Wednesday afternoon Canberra time I walked into the consultation room of my orthopedic surgeon’s office and sat down on the elevated, paper-covered examination bed. Through the window behind me, Telstra Tower stood on tree-covered hills in the distance, looking like an omen from some futuristic society. I swung my legs slowly, looking left and right at my doctor’s diplomas, medical books, and family photos. In a few minutes, I expected him to walk through the door and tell me the prior day’s MRI results, followed by the date for amputation of my toe.
It’s a little hard for me to believe, but November 11 marked fifteen years since I left my home in California to become a Peace Corps Volunteer (PCV) in the Republic of Macedonia. Me and 19 other trainees attended a two day Staging workshop in Washington, DC before heading overseas, arriving in Macedonia’s capital, Skopje on November 15, 2002. I had pursued my PCV candidacy at that point for about fourteen months: during my senior year in college, beyond the September 11 attacks, and through a bewilderingly bureaucratic set of recruitment hurdles. Being brave enough to get on the plane and leave for the Peace Corps started a process that forever altered the trajectory of my life.
In mid-October, our HHE (household effects) arrived at last. Mr. Postcard has been hard at work unpacking it, several boxes at a time. At more than 120 boxes, the piles seemed like they were never going to end. But sure enough, more and more, the look of our house is starting to take shape as familiar and beloved items are unwrapped. My Felix the Cat cookie jar. My grandmother’s crystal rose and gold decanter set from her 1944 wedding. My fireproof safe. And so many things both sentimental and practical. Things I haven’t seen since our packout last May in Tashkent and in some cases, almost forgot about. I tend to easily and intentionally shed clutter and things I don’t love, especially in this lifestyle, so the things that arrived were precious. There are two boxes yet missing and being sought, and we are getting to the bottom of that, but for the time being we are trying to turn a house into a home. As we unload and reassemble and reimagine our things into the spots where they’ll live in this new configuration we are establishing, I remind myself that through the mess and chaos, at a certain point there will be a critical mass of things falling into place.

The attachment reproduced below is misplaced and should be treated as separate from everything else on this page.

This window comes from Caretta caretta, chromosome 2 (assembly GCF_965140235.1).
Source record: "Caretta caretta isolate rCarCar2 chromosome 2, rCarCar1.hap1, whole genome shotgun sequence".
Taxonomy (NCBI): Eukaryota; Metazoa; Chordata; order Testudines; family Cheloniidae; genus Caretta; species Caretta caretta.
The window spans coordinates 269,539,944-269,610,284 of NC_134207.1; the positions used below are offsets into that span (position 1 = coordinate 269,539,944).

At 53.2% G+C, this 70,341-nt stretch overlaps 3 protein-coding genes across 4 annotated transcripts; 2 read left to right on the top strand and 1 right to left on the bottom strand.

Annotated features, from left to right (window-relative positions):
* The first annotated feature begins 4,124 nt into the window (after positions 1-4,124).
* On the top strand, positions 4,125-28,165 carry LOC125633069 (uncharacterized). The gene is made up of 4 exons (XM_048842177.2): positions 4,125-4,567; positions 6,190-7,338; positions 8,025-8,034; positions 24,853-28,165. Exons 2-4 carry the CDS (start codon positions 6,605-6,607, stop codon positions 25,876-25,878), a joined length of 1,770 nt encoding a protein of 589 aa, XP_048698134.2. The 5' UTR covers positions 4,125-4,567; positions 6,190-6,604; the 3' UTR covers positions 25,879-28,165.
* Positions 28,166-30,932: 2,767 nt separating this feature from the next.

It took us about eight weeks from the time we arrived in Canberra to really get out on the weekends and start to explore the city. Sure, we’d spent precious weekend hours running what few errands one can during non-business hours here: Setting up banking, assessing the offerings of Australian Costco, and even having blood drawn. Lots of things are slowing our jump from survival mode to enjoyment mode. My husband looking for work. Car trouble, repeatedly. And of course there was my six week hospitalization, my full-time job, and having everything we own on a cargo ship somewhere. At a certain point, we decided not to let anything stop us from having some fun – not the freezing cold weather, not the 24 inch chest catheter tube coming out of my upper arm, and not the fact that our lives are in boxes and we don’t know where our socks or cheese grater are. In October, as spring began to warm the Southern Hemisphere, we’ve been out and about in Canberra.